Dr. Dhananjaya Y Chandrachud, J.1. These proceedings have been initiated under Article 32 of the Constitution by a purchaser, seeking directions in respect of a real estate project called “Sushant Megapolis”, which is being developed by the fifth, sixth and seventh respondents. The reliefs which have been sought, while invoking the jurisdiction of this Court under Article 32, as noted above, are in the following terms:“i. …a writ in the nature of Mandamus directing the Respondent No. 1 & 2 to cancel all the agreements with respondent no.5,6 & 7 and to ensure that all the projects in which money has been taken from the buyers their money is refunded or the same is constructed and handed over in a reasonable period of time;ii. …a writ in the nature of Mandamus appointing a court receiver or form a committee headed by a retired judge of this Hon'ble Court along with other suitable persons from different fields to monitor / handle the projects of Respondent 6 & 7 in which money has been taken from the buyers;iii. …a writ of mandamus, or order or direction to conduct a detailed forensic audit for all the projects launched by respondent no. 5,6 & 7 in its project under the Flagship of "SUSHANT MEGAPOLIS";iv. …a writ in the nature of mandamus or order or direction to conduct investigation by the CBI-Central Bureau of Investigation of the large scale fraud and cheating done by the officers of respondent no. 1 together with officers and directors of respondent no. 5,6 & 7 as the state agency has completely failed in its duty to investigate the matter;v. …writ order or direction to direct all investigation agencies such as Serious Fraud Investigation Office, Enforcement Directorate and others to investigate the money siphoned off by the respondent no. 5, 6 & 7.vi. …any other writ, order or direction in favour of the Petitioner and such similarly placed persons, as this Hon'ble court may deem fit and proper in the circumstances of the case.”2. The above extract would indicate that the primary relief which has been sought is (i) cancellation of all the agreements; (ii) refund of moneys to purchasers; and in the alternative (iii) ensuring that the construction is carried out and that the premises are handed over within a reasonable period of time. Incidental to the above reliefs, the petitioner seeks the constitution of a Committee headed by a former Judge of this Court together with other persons to monitor and handle the projects of the developer in the present case. The petitioner also seeks a forensic audit, an investigation by CBI and by other authorities such as the Serious Fraud Investigation Office and Enforcement Directorate.3. Mr Manoj V George, learned counsel appearing on behalf of the petitioner, submits that, in another project of the developer which is being implemented at Lucknow, notice was issued on a petition under Article 32 of the Constitution (Pawan Kumar Kushwaha and Ors. v Lucknow Development Authority and Ors. (Writ Petition (Civil) No 1001 of 2020) on 20 November 2020 by a two-Judge Bench of this Court of which one of us was a member. On the above grounds, it has been submitted that it would be appropriate for this Court to issue notice and tag the writ petition under Article 32 with the earlier proceedings.4. On 7 January 2021, a three-Judge Bench of this Court [of which one of us was a member] has dealt with the maintainability of a petition under Article 32 in similar circumstances. In Shelly Lal v Union of India (Writ Petition (Civil) No 1390 of 2020), this Court declined to entertain the petition. The order of the Court is extracted below:“ ORDER1. A proposed construction project at NOIDA which did not take off from the drawing board has given rise to proceedings under Article 32 of the Constitution by twenty five purchasers of commercial premises.2. Invoking the jurisdiction under Article 32, the petitioners have sought, inter alia, the following directions:(i) A writ, order or direction to the respondents to protect the interests and investments of customers/buyers in the larger public interest;(ii) A writ, order or direction for the revival of the project failing which the amounts invested by the petitioners be returned with interest at the rate of 18% per annum; and(iii) A court-monitored probe.3. Having considered the cause which has been espoused by the petitioners through their counsel, Mr Shikhil Suri, we are of the view that the exercise of the jurisdiction under Article 32 of the Constitution would not be warranted in the facts of the present case.4. Essentially, the writ petition requires the Court to step into the construction project and to ensure that it is duly completed. This would be beyond the remit and competence of the Court under Article 32. Managing a construction project is not within the jurisdiction of the court.5. Several provisions of law confer statutory rights on purchasers of real estate and invest them with remedies enforceable at law. These include the Consumer Protection Act 1986, the Real Estate (Regulation and Development) Act 2016 and the Insolvency and Bankruptcy Code 2016. Parliament has enacted a statutory regime to protect the rights of purchasers of real estate and created fora which are entrusted with decision making authority.6. A decision of a public authority which is entrusted with a public duty is amenable to judicial review. But it is quite another hypothesis to postulate that the decision making authority should be taken over by the court. The latter is impermissible. It would be inappropriate for this Court to assume the jurisdiction to supervise the due completion of a construction project especially in facts such as those presented in the present case. This will inevitably draw the court into the day to day supervision of the project, including financing, permissions and execution – something which lies beyond the ken of judicial review and the competence of the court. The court must confine itself to its core competencies which consist in the adjudication of disputes amenable to the application of legal standards. We, consequently, leave it open to the petitioners to pursue the remedies available in law.5. [sic 7]The writ petition is disposed of, subject to the aforesaid liberty.6 [sic 8] Pending application, if any, stands disposed of.”5. A definitive view on whether it would be appropriate for the Court to entertain a petition under Article 32 seeking prayers similar to those sought in the instant case has been taken in the above terms. The above reasons would ex facie apply to the facts of the present case. The reliefs which have been extracted earlier would involve the Court in an adjudicative process in determining whether (i) all the agreements should be cancelled; (ii) whether money which is paid by the home buyers should be refunded; or in the alternative (iii) whether judicial directions are necessary to ensure that the project is constructed and the premises are handed over within a reasonable time. The writ petition under Article 32 has been filed by a singular home buyer without seeking to represent the entire class of home buyers. The petition proceeds on the implicit assumption that the interest of all the buyers are identical. There is no basis to make such an assumption. All buyers may not seek a cancellation and refund of consideration. Apart from this aspect, the petitioner seeks other reliefs in aid of the primary relief, including the constitution of a Committee presided over by a former Judge of this Court for the purpose of handling the projects of the developer where moneys have been taken from home buyers.6. Following the earlier view which has been taken on 7 January 2021, we are of the considered opinion that it would be inappropriate to entertain a petition under Article 32 for more than one reason. There are specific statutory provisions holding the field, including among them:(i) The Consumer Protection Act 1986 (“1986 Act”)and its successor legislation;(ii) The Real Estate (Regulation and Development) Act 2016 (“RERA”); and(iii) The Insolvency and Bankruptcy Code 2016 (“IBC”).7. Each of these statutory enactments has been made by Parliament with a specific purpose in view. The 1986 Act as well as the subsequent legislation contain provisions for representative consumer complaints. One or more home buyers can consequently seek relief to represent a common grievance for a whole class of purchasers of real estate. The RERA similarly contains specific provisions and remedies for dealing with the grievance of purchasers of real estate. The provisions of the IBC have specifically taken note of the difficulties which are faced by home buyers by providing for remedies within the fold of the statute.8. Entertaining a petition of this nature will involve the Court in virtually carrying out a day to day supervision of a building project. Appointing a Committee presided over by a former Judge of this Court would not resolve the problem because the Court will have nonetheless to supervise the Committee for the reliefs sought in the petition under Article 32. Insofar as the remedies of a criminal investigation are concerned, there is reason for this Court not to entertain a petition directly under Article 32 in the present set of facts. Adequate remedies are available in terms of the Code of Criminal Procedure 1973. The statutory procedures which are enunciated have to be invoked. Adequate provisions have been made in the statute to deal with the filing of a complaint and for investigation in accordance with law. Judicial intervention is provided at appropriate stages by competent courts in that regard. In Devendra Dwivedi v. Union of India and Ors. (Writ Petition (Criminal) 272 of 2020), a three-Judge Bench of this Court [of which one of us was a member] held that, determining “whether recourse to the jurisdiction under Article 32 be entertained in a particular case is a matter for the calibrated exercise of judicial discretion.” It was further held that this remedy cannot be used as a ruse to flood this Court with petitions that must be filed before the competent authorities set up pursuant to the appropriate statutory framework. In view of the statutory framework, both in terms of civil and criminal law and procedure, we are of the view that entertaining a petition under Article 32 would be inappropriate. The Court has no reason to doubt the genuineness of the grievance which has been espoused by the petitioner. However, the issue is whether his recourse to Article 32 is the correct remedy when alternative modalities are available and particularly since the engagement of the Court in a petition of this nature would involve a supervision which does not lie within the province of judicial review. Real estate projects across the country may be facing difficulties. The intervention of the Court cannot be confined to one or a few selected projects. Judicial time is a precious resource which needs to be zealously guarded. We have to a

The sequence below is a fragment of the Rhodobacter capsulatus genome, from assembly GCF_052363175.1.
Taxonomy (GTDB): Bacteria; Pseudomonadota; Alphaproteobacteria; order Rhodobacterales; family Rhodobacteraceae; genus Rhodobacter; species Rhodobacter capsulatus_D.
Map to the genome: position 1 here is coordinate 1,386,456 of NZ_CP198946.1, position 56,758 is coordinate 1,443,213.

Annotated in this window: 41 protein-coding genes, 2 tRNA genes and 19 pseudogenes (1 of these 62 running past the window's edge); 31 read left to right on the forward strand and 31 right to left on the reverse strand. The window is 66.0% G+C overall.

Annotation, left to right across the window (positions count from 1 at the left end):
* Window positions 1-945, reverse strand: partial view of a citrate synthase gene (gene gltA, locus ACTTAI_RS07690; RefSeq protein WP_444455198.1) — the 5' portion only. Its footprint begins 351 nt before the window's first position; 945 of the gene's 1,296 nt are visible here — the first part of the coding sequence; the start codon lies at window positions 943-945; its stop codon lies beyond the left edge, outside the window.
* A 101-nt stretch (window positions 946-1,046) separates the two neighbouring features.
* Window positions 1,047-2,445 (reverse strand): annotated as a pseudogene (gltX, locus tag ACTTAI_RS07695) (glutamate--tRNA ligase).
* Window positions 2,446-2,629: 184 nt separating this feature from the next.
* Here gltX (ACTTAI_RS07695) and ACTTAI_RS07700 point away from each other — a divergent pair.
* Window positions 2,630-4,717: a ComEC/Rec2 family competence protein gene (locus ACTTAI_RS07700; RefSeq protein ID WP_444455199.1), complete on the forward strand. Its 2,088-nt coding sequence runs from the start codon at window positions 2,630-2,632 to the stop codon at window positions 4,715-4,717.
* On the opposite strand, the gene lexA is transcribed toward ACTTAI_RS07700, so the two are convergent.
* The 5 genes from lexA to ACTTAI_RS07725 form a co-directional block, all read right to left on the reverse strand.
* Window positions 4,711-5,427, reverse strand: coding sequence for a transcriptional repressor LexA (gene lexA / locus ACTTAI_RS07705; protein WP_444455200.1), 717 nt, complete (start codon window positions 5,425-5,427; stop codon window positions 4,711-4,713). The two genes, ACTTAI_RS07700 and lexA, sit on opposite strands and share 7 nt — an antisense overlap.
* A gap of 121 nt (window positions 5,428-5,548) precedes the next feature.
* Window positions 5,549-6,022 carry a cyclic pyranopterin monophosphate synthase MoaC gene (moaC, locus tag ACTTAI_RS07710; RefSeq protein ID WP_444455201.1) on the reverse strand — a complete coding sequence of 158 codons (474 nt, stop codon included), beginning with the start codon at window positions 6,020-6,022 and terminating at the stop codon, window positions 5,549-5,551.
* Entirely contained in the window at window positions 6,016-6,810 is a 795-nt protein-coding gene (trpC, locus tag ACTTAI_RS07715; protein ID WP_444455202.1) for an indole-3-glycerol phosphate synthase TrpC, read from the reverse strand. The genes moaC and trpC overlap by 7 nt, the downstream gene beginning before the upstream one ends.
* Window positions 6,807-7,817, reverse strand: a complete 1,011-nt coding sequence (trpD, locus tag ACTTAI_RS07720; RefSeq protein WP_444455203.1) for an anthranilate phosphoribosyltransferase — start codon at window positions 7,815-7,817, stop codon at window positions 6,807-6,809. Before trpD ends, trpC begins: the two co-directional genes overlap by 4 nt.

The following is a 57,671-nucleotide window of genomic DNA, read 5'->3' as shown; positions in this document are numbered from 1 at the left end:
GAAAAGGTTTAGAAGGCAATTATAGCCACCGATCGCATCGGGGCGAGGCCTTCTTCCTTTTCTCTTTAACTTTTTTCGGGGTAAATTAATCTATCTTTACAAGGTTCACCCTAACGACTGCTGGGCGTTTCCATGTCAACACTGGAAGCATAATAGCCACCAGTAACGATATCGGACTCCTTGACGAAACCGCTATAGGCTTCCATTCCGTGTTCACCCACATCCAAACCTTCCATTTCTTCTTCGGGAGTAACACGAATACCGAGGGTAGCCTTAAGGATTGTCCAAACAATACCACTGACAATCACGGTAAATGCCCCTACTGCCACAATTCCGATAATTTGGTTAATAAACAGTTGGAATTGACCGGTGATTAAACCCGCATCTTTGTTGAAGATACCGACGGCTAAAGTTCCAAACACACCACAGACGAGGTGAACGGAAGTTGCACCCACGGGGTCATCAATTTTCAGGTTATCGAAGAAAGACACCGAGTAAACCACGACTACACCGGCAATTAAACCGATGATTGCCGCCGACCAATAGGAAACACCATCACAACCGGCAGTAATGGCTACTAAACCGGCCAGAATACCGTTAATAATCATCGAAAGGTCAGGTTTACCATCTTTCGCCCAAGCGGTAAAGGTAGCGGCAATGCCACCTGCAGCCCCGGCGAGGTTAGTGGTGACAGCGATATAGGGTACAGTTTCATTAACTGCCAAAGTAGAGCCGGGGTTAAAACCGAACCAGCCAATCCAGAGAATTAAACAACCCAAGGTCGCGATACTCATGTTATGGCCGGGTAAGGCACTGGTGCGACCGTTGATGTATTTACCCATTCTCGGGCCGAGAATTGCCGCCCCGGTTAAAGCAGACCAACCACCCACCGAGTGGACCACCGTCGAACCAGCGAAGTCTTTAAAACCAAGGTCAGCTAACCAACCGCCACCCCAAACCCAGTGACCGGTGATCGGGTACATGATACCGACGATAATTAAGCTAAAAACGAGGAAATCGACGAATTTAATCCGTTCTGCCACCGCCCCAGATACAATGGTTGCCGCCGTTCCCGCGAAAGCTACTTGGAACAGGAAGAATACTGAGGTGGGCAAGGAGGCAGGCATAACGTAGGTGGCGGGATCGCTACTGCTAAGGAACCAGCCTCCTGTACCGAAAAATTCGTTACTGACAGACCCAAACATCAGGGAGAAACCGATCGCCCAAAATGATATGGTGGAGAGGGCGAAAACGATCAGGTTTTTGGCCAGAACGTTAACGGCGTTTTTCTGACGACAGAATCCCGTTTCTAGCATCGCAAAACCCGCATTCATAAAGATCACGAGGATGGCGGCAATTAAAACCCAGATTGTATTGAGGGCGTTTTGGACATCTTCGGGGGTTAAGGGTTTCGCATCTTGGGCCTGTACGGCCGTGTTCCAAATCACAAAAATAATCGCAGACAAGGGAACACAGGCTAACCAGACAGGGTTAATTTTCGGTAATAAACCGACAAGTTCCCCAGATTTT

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lways be mindful of the opportunity cost involved in exercising our discretion to admit a petition and to intervene, in terms of diversion of time and resources away from other matters where our intervention would be more apposite and necessary. In certain cases in the past, this court has intervened on behalf of home buyers. These include :(i) Projects of Amrapali Group (Bikram Chatterji v Union of India (Writ Petition (C) No 940 of 2017)); and(ii) Unitech matter (Bhupinder Singh v Unitech Ltd. (Civil Appeal No 10856 of 2016)).Nothing contained in the present judgment will affect those proceedings or similar cases which have been monitored. In the present case, there is no reason to assume that the petitioner represents a class, apart from the other reasons set out earlier for declining intervention. Hence, on a considered view and for the reasons we have indicated above, we decline to entertain the petition under Article 32. However, in terms of the order dated 7 January 2021, we clarify that this will not come in the way of the petitioner espousing the remedies which are available to him under the relevant statutory provisions.9. Subject to the aforesaid clarification, the petition shall stand disposed of.